Chapter 11: Israel's abortion law and the paradox of a rightless access to pregnancy terminations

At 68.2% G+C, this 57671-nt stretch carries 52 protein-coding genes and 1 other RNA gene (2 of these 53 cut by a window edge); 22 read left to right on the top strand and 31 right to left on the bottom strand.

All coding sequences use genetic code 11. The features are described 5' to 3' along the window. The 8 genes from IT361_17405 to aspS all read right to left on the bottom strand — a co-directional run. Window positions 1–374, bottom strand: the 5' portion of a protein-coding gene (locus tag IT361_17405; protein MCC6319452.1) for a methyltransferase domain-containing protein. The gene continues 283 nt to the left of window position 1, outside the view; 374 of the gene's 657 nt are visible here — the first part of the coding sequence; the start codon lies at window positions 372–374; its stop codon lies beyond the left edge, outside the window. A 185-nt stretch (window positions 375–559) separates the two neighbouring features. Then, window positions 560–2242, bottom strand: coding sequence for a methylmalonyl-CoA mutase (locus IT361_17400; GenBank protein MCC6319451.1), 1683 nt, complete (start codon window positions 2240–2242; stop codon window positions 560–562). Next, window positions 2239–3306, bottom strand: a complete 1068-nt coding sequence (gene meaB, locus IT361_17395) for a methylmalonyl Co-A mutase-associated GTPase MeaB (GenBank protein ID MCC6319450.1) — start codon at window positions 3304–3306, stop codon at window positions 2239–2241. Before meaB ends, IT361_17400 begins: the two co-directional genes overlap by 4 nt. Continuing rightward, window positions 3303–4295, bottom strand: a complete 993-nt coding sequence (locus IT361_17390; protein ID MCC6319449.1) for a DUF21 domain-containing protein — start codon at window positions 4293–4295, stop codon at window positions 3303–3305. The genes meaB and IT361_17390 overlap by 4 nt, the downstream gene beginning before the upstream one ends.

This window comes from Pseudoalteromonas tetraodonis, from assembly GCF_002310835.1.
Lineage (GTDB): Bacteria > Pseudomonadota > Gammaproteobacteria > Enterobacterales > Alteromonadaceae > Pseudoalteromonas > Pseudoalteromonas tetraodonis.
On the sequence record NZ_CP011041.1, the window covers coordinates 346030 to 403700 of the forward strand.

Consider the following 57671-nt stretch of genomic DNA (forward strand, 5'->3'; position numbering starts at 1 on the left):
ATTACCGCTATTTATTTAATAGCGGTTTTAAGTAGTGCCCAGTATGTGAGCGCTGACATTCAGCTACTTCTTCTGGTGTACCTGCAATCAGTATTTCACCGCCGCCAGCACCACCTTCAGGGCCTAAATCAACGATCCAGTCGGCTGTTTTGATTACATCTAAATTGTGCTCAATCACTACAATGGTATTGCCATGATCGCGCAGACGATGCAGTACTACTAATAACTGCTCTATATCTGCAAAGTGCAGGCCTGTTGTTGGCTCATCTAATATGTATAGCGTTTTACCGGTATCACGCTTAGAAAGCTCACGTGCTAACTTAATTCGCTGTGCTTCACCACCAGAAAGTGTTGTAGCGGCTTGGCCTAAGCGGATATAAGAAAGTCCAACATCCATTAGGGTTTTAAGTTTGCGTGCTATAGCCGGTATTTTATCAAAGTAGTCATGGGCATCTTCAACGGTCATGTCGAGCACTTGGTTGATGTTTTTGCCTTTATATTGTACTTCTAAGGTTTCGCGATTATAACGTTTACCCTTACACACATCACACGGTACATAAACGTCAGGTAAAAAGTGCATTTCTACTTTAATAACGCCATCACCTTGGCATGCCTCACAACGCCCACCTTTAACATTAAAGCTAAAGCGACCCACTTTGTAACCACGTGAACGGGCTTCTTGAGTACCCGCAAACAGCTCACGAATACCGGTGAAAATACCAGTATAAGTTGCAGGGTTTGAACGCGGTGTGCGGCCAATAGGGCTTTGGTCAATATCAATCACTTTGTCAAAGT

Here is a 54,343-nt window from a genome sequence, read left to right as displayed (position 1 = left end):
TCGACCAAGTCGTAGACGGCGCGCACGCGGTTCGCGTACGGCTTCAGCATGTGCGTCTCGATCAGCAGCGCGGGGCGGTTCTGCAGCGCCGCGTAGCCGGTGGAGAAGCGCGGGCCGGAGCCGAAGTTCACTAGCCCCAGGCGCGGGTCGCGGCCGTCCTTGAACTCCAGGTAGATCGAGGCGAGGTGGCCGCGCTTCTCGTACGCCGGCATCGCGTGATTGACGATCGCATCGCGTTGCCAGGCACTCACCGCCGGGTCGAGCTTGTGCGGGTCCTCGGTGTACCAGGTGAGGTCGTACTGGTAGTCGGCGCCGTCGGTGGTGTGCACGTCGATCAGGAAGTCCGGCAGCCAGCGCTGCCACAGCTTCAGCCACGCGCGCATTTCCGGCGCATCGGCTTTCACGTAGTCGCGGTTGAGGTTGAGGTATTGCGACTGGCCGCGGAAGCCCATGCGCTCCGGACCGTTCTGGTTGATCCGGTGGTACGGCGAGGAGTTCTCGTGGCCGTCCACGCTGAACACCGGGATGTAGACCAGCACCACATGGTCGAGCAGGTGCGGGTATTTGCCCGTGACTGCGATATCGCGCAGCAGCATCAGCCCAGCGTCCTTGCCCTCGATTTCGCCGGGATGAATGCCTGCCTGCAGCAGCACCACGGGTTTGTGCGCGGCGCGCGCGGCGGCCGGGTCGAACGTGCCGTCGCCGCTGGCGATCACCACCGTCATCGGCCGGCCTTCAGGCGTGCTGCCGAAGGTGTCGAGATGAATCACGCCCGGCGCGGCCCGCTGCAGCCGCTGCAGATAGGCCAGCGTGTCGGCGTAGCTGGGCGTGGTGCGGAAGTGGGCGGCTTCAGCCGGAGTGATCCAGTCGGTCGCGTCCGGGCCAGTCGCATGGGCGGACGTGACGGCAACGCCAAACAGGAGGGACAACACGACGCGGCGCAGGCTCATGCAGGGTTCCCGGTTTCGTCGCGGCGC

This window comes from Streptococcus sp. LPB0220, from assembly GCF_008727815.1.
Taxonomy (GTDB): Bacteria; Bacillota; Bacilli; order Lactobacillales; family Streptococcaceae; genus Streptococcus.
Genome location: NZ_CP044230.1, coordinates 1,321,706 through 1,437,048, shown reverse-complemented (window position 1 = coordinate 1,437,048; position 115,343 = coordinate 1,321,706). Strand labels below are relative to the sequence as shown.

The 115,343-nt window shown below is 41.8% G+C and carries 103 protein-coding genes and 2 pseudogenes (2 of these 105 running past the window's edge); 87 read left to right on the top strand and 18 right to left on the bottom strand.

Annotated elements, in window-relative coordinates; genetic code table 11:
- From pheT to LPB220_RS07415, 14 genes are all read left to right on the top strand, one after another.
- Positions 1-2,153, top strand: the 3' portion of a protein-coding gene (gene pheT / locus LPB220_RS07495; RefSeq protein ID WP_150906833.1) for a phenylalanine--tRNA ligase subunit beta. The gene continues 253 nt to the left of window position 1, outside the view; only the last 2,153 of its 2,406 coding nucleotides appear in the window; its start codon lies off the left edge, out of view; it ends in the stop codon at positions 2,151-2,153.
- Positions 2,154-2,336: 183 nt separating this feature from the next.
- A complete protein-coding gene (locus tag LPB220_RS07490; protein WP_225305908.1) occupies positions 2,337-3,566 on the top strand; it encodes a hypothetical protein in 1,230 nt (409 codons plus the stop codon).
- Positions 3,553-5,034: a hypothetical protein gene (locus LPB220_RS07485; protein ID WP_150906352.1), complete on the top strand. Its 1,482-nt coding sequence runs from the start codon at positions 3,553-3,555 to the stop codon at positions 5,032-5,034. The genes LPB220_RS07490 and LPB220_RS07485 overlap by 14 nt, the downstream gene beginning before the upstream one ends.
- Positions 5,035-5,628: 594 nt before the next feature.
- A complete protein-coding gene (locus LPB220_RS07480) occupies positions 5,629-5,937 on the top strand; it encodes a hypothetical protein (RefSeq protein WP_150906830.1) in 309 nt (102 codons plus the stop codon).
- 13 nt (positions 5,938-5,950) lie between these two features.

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This chapter analyzes the political process that enabled the enactment of Israel's abortion law in the 1970s. It explains how a conservative law, that denies women the right to make autonomous decisions whether to end a pregnancy or not, developed into a practice administered by Pregnancy Termination Committees, that make abortion widely accessible. However, since access to abortion in Israel is not based on a reasoning of rights and Israeli women depend on public committees to decide their reproductive fate, shame and humiliation are inseparable aspects of this process. In this respect the reality of abortion access in Israel provides an intriguing example of the implications of abortion legislation that is not based on a recognition of women's basic right to choose to end an unwanted pregnancy. It highlights how such legislation leaves structures of gender inequality intact. Indeed, individual women in Israel are granted access to abortion, but at the same time the legal process that forces women to beg for their bodies before a committee of three strangers and often lie about the true reasons for seeking an abortion, perpetuates their status as second-class citizens.

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